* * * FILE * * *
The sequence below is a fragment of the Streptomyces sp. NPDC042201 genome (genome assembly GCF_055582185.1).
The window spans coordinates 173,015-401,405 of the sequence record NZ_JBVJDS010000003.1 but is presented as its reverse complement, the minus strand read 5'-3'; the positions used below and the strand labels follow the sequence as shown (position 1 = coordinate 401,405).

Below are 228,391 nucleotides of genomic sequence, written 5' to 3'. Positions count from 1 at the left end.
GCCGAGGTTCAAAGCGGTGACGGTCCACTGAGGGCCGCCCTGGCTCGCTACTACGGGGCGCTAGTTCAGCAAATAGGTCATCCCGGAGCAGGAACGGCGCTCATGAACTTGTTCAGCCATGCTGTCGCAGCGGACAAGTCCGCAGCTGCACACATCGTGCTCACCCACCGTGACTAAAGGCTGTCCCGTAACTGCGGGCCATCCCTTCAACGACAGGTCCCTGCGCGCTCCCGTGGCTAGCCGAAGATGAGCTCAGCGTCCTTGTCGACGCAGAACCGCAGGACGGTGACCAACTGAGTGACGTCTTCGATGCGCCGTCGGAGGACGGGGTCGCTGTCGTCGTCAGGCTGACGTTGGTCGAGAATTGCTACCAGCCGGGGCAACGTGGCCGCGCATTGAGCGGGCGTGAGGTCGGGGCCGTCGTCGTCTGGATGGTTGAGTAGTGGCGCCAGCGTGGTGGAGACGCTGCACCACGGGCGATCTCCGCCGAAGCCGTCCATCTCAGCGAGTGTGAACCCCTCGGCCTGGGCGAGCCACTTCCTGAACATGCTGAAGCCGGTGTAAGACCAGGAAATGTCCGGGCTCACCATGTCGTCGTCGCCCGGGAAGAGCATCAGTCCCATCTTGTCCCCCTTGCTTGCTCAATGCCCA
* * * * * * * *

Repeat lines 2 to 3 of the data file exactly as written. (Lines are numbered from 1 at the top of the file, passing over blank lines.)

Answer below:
The window spans coordinates 173,015-401,405 of the sequence record NZ_JBVJDS010000003.1 but is presented as its reverse complement, the minus strand read 5'-3'; the positions used below and the strand labels follow the sequence as shown (position 1 = coordinate 401,405).

Below are 228,391 nucleotides of genomic sequence, written 5' to 3'. Positions count from 1 at the left end.